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Archive for December, 2006

Back to Tampa

I heard from a few people that yesterday’s blog entry was “”dark” and “depressing”. I think that means it was a success.

I have been discussing with a few trusted friends the nature of the book I should write about this trip, and at this point the thinking is that the book should be very honest about our feelings and observations — not just a travelogue. This past week’s blog entries have been an attempt to discover what sort of observations are honest enough to ring true, and if everyone found my discourse on Lake Champlain to be a bit dark, well, that’s perfect because it means you got the point. But don’t worry, it won’t be like that all the time.

BTV Jet Blue.jpg

We are back in Tampa. At 517 miles per hour, taking a jet is the best way to see nothing from airport to airport. Only when we walked off the jetway at Tampa International could I smell the sweet humid air of Florida, and suddenly it was like we never left. Except that now we have an abundance of sweets with us, and a few more memories.

We are considering staying a little bit longer. Our next engagement is Dec 26 in Alabama, and between now and then we just want to relax a bit. Things have been hectic, and a little quiet time might be good for everyone. Also, we need to do some thinking about our plans for Texas in January. It looks like we may be there longer than we had originally thought — and why rush? Our only real deadline is our next set of airline tickets, set for mid-February from Tucson.

A tourist in my own hometown

When we lived here, I tried not to look at Lake Champlain this time of year, because the sight of the churning gray water contributed to my cabin fever. I never liked the winters, and certain gloomy sights made me anxious. As I post this in the mid-afternoon, the sun is setting and it will be set entirely by 4:14 pm, leaving the lake only a dark mystery outside the window.

But since we are here for only a week — leaving tomorrow — I am trying to embrace this season, and look more closely at the familiar things. As a tourist in my own hometown, I can afford to take chances with my experiences and responses. If I don’t like what I feel, it’s no problem. In a day, everything will be different.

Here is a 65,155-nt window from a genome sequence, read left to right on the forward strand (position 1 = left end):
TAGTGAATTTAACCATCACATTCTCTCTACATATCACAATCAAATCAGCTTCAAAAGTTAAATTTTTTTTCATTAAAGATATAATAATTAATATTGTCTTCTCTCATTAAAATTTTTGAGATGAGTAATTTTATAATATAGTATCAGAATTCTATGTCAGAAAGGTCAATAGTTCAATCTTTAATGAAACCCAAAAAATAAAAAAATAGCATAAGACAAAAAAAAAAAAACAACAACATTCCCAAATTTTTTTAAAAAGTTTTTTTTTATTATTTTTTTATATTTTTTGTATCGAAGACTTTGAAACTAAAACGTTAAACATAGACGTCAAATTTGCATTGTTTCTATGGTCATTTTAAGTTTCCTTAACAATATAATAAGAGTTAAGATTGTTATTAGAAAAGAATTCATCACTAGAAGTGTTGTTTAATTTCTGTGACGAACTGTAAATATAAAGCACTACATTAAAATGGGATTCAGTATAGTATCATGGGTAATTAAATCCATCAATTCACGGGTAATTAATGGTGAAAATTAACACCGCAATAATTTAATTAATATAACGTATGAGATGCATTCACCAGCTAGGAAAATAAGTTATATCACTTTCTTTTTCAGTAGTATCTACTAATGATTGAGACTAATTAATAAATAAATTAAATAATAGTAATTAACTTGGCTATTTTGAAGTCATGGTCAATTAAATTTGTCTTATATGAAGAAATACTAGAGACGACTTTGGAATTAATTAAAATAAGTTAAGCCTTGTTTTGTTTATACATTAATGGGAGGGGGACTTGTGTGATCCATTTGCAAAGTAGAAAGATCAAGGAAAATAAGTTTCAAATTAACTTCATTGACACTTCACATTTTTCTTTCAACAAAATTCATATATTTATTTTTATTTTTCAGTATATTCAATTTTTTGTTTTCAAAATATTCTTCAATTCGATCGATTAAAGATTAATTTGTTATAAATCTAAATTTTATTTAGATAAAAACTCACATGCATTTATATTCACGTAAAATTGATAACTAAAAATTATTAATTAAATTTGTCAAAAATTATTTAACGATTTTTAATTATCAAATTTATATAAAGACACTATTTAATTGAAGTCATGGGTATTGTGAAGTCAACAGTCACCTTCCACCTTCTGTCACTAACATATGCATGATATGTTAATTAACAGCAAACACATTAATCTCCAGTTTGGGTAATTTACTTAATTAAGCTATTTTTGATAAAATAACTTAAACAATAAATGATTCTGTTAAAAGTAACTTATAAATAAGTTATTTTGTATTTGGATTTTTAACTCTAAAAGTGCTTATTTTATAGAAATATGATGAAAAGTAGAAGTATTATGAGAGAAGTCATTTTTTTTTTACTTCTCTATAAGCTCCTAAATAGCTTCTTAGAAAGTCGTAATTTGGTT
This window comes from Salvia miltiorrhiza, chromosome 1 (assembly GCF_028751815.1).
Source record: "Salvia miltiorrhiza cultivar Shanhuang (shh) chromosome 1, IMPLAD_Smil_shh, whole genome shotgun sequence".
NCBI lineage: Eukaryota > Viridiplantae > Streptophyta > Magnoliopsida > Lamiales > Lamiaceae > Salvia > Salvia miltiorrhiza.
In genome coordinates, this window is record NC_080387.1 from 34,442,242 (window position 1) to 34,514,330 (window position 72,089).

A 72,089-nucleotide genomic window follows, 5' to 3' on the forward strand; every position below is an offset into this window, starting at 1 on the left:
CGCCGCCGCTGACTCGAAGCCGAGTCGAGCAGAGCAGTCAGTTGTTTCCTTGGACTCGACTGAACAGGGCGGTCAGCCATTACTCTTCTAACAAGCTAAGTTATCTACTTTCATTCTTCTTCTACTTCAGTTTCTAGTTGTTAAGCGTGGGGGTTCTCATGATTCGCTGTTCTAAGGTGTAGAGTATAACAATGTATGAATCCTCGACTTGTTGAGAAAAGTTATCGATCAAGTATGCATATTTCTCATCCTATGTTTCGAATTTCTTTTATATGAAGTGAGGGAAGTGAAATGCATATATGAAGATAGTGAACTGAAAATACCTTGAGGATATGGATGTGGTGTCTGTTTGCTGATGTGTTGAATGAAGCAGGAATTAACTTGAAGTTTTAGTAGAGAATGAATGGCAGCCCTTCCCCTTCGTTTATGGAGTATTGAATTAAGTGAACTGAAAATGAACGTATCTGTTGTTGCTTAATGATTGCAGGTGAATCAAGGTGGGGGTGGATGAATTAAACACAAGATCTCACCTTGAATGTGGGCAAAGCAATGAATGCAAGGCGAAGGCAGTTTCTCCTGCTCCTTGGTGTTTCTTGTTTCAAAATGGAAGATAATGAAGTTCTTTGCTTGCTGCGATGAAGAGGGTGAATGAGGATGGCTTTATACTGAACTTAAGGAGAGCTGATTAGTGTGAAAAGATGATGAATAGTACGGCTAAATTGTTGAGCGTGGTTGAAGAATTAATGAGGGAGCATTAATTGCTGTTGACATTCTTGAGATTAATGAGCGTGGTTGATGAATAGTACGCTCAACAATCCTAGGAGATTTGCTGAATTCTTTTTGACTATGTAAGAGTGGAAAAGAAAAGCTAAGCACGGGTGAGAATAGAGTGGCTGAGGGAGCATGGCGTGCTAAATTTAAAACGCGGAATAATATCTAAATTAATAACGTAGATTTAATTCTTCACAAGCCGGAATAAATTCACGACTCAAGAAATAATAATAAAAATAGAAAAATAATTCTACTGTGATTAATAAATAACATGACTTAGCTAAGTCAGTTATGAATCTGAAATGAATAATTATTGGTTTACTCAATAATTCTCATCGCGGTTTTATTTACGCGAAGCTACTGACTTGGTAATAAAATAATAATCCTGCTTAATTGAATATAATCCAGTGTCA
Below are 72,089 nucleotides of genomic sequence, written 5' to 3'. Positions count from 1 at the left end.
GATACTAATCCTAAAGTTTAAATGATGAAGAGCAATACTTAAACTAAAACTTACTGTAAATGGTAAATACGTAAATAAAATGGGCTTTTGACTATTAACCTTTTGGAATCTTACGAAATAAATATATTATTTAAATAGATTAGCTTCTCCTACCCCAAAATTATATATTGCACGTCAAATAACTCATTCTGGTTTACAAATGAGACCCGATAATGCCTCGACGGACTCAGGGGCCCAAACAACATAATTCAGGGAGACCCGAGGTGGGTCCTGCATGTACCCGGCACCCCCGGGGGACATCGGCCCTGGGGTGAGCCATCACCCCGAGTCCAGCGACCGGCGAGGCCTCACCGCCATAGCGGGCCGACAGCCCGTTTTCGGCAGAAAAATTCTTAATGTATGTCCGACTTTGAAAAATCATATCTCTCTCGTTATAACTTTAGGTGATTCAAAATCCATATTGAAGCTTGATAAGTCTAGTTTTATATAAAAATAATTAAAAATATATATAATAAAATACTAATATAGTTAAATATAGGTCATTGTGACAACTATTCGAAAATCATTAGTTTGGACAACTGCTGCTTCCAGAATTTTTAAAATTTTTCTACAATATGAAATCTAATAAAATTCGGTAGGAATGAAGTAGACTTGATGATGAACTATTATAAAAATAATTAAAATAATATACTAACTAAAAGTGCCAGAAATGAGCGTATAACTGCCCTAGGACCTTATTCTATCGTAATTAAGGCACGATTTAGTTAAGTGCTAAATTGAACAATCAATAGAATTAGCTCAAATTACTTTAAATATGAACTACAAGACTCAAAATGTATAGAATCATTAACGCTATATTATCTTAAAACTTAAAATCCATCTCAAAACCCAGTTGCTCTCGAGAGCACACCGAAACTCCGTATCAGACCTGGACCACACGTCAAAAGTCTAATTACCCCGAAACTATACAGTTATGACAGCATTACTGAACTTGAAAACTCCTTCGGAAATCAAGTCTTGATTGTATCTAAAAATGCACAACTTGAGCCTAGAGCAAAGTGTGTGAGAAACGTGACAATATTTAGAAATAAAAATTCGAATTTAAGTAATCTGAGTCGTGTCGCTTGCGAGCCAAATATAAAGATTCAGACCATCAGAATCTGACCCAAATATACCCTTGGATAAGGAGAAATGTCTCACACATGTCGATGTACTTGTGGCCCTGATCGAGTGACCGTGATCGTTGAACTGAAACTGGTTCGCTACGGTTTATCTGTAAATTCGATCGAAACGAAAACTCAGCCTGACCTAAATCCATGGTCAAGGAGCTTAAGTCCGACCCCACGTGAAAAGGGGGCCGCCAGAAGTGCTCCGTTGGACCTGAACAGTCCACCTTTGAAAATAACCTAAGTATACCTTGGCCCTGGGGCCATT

Lake Champlain has changed character since the summer. The lake surface this time of year is forbidding. It seems exclusively composed of gray-green waves topped with icy whitecaps, each wave having a solidity to it that transcends mere water. When I look at them I get a sense of the deepness of this lake (300-400 feet), the darkness at the bottom, the cold embodied in each wave that can suck the life out of a person in 30 minutes. The lake, which seemed so friendly and inviting when the waves were blue, now lies there like a giant alligator waiting for someone to stumble into its path.

Lake Champlain Christmas.jpg

This time of year everyone treats the lake with respect. There are no boats on the water, other than the year-round ferries and the occasional Coast Guard ship. Fall storms can sink boats at their moorings, so most of the summer boaters have long since stored their craft. Even a full drysuit is not enough to dive the lake for more than a few minutes this time of year.

Last week when I rode the ferry coming back across the lake from Plattsburgh I was struck by the intensity of the lake, especially at night. With clouds in the sky and a light wind, it is absolutely pitch-black and no aids to navigation can be seen until the red and green lights on ferry dock appear. The ferry is very safe, yet sitting there in the dark and listening to the thrum of the diesel engines, I had the sense that I was riding only inches from disaster in the cold cold depths.

If temperatures are cold enough, the lake will freeze in February, at least in the inlets and harbors. The broad lake (3-5 miles across) only freezes in very cold years, but when it does the lake becomes transformed — usually overnight — into an amazing world of thick dark ice interspersed with snow patches and ice heaves that can reach 10 feet tall. Ironically, although the frozen lake can be extremely treacherous, it seems so miraculous and enticing that it’s hard to resist walking out for an exploration.

As kids, we would bring a narrow brass pole to tap holes in the ice (to check thickness), and long sticks held horizontally like tightrope walkers. If the ice broke, the stick was there to keep us from going all the way in, and give a tool for getting back out. I took a few icy plunges …

Springtime, however, is when most people get into trouble. In December the lake is so grim that only fools and rescue personnel venture out in small craft. But in the spring, everyone has the fever to get outside, and there are always those who want to extend the ice-fishing season a bit further than they should.

On some sunny Saturday next spring there will be news of the folks whose truck vanished through the ice, or the truly unfortunate who ended up on a drifting and disintegrating ice floe that seemed well-attached to the rest of the ice when they walked onto it. The latter folks have one of two fates: They end up humiliated on local TV after their rescue, or they end up in the “missing presumed dead” category.